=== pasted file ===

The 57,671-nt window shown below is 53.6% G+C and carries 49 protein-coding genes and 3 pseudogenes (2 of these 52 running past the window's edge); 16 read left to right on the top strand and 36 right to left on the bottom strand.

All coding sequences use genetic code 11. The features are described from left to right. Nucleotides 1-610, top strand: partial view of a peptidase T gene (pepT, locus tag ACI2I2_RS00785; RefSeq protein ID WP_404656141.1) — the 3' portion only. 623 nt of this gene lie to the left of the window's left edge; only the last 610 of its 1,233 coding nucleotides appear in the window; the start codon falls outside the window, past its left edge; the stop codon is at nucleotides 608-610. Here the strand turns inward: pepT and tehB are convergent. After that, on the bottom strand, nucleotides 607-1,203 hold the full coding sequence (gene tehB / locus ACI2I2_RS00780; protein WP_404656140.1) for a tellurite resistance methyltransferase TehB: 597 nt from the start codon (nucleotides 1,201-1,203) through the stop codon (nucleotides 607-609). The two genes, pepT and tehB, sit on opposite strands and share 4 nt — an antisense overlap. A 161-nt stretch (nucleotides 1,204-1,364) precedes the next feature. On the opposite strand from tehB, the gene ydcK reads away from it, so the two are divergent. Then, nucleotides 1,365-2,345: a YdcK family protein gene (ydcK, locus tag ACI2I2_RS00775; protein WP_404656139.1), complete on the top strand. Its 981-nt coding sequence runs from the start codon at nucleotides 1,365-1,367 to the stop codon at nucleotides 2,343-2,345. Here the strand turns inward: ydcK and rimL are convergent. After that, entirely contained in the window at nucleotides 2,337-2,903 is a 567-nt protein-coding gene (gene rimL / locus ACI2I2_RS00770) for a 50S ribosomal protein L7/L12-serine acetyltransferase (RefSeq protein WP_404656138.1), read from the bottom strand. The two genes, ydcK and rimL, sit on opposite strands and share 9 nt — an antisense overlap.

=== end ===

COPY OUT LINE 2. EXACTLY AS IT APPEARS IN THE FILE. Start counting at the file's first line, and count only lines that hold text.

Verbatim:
All coding sequences use genetic code 11. The features are described from left to right. Nucleotides 1-610, top strand: partial view of a peptidase T gene (pepT, locus tag ACI2I2_RS00785; RefSeq protein ID WP_404656141.1) — the 3' portion only. 623 nt of this gene lie to the left of the window's left edge; only the last 610 of its 1,233 coding nucleotides appear in the window; the start codon falls outside the window, past its left edge; the stop codon is at nucleotides 608-610. Here the strand turns inward: pepT and tehB are convergent. After that, on the bottom strand, nucleotides 607-1,203 hold the full coding sequence (gene tehB / locus ACI2I2_RS00780; protein WP_404656140.1) for a tellurite resistance methyltransferase TehB: 597 nt from the start codon (nucleotides 1,201-1,203) through the stop codon (nucleotides 607-609). The two genes, pepT and tehB, sit on opposite strands and share 4 nt — an antisense overlap. A 161-nt stretch (nucleotides 1,204-1,364) precedes the next feature. On the opposite strand from tehB, the gene ydcK reads away from it, so the two are divergent. Then, nucleotides 1,365-2,345: a YdcK family protein gene (ydcK, locus tag ACI2I2_RS00775; protein WP_404656139.1), complete on the top strand. Its 981-nt coding sequence runs from the start codon at nucleotides 1,365-1,367 to the stop codon at nucleotides 2,343-2,345. Here the strand turns inward: ydcK and rimL are convergent. After that, entirely contained in the window at nucleotides 2,337-2,903 is a 567-nt protein-coding gene (gene rimL / locus ACI2I2_RS00770) for a 50S ribosomal protein L7/L12-serine acetyltransferase (RefSeq protein WP_404656138.1), read from the bottom strand. The two genes, ydcK and rimL, sit on opposite strands and share 9 nt — an antisense overlap.